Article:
Host an Apprentice: 5 Tips for Success

Mentors and owners of Adi’s Bike World, Adi and Val, teaching Joxcel how to use tools.

As schools get underway, Apprentice Learning is preparing 50 students for apprenticeships throughout Boston in a wide variety of businesses. These worksite partners make time each week to create a hands-on learning experience that helps students understand a particular workplace and practice the professional skills Apprentice Learning staff introduce in our six preparatory classes. Our experienced worksite partners have learned the right menu of tasks. Here is what we’ve learned from our partners:

1. Plan age-appropriate tasks including a mix of work including tasks that require higher level thinking skills.
Nearly all simple tasks are things students enjoy doing: assembling packets, doing inventory, updating a database or straightening shelves. These tasks build confidence and independence. Activities such as customer service and managing money are more challenging although apprentices report that they love doing this work. The trick is to vary tasks enough so the apprentice has an opportunity to learn more about the business by talking with you, customers, colleagues or by seeing firsthand exactly how things work.

2. Don’t expect the apprentice to take the lead.

One of the primary benefits of an apprenticeship for students is learning how to engage with adults who are not their teachers or family members. These types of social interactions are extremely rare for most students and initially, can be complex and stressful. Help ease a student’s discomfort and ask lots of how or what questions. What might be a first step you would take to tackle this task? What do you think should happen next? How do you understand the task I presented to you? How do you think our business makes money?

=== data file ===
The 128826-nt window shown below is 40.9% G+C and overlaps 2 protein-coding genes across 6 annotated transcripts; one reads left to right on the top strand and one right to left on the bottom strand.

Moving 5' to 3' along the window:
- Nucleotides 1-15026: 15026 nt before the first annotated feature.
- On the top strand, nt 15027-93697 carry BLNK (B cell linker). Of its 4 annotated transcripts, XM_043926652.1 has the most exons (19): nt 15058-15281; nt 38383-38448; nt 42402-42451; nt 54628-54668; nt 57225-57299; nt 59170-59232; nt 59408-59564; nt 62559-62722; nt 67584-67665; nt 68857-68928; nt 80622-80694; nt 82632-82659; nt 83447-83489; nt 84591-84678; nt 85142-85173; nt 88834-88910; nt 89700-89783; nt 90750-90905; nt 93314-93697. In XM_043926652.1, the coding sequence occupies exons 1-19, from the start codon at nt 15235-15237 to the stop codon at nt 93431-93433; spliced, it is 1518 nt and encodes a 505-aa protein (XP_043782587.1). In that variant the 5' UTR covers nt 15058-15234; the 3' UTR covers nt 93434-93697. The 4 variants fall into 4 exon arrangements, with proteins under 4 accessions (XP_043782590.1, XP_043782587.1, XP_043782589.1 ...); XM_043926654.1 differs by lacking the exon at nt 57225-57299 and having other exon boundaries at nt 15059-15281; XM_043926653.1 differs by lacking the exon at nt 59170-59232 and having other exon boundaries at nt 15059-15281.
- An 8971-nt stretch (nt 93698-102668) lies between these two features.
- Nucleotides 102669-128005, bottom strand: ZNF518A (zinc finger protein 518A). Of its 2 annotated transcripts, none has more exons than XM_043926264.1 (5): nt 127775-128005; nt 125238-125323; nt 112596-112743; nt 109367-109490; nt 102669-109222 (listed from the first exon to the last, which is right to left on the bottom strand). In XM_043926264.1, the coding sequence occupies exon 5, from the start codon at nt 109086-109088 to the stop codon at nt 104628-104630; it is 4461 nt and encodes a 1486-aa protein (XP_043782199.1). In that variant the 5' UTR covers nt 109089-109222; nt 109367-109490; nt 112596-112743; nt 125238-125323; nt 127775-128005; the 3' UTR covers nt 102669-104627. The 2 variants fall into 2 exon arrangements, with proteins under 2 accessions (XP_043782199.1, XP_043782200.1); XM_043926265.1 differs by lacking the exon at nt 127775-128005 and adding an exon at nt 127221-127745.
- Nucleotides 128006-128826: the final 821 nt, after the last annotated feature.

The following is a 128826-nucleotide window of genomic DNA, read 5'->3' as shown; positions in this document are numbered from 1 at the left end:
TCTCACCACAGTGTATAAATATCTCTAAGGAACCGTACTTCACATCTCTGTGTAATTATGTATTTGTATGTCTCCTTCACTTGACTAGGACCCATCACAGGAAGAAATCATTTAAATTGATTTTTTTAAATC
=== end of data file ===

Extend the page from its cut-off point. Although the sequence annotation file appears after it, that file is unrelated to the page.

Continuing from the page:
3. Do know that students are enjoying their experience—even if they don’t tell you!
Universally, the apprenticeship is a weekly highlight for students. Apprentices are much more nervous and anxious then they will let on, or may be learning how their body language can be perceived. Don’t worry. It’s normal! Once in a while, an apprenticeship isn’t a good fit. If that is the case, we will be in touch with you immediately to discuss changes, even to place the student in another setting better suited to his/her skills and interests. We all share the same goal that a young person’s first work experience is positive.

4. Use the experts.

When Apprentice Learning staff stops by to check in—we are not just checking on the apprentice. This is an opportunity for you to share questions, concerns or ideas about working with a young person. Use us as a sounding board. We love to talk about young people at work.

5. Have fun. It’s the Wonder Years.
Eighth graders love Apprentice Learning because they want to spend time with you. Young people at this age are in the greatest growth period in the human life cycle. The ages of 13-15 are called the Wonder Years for this reason. Apprentices are curious and eager to exercise independence and demonstrate their competence. They have intellectual capabilities that are often untapped in traditional school settings. Our oldest apprentices can vividly recall their workplace experience from their eighth grade years. The experience you create matters more than you know.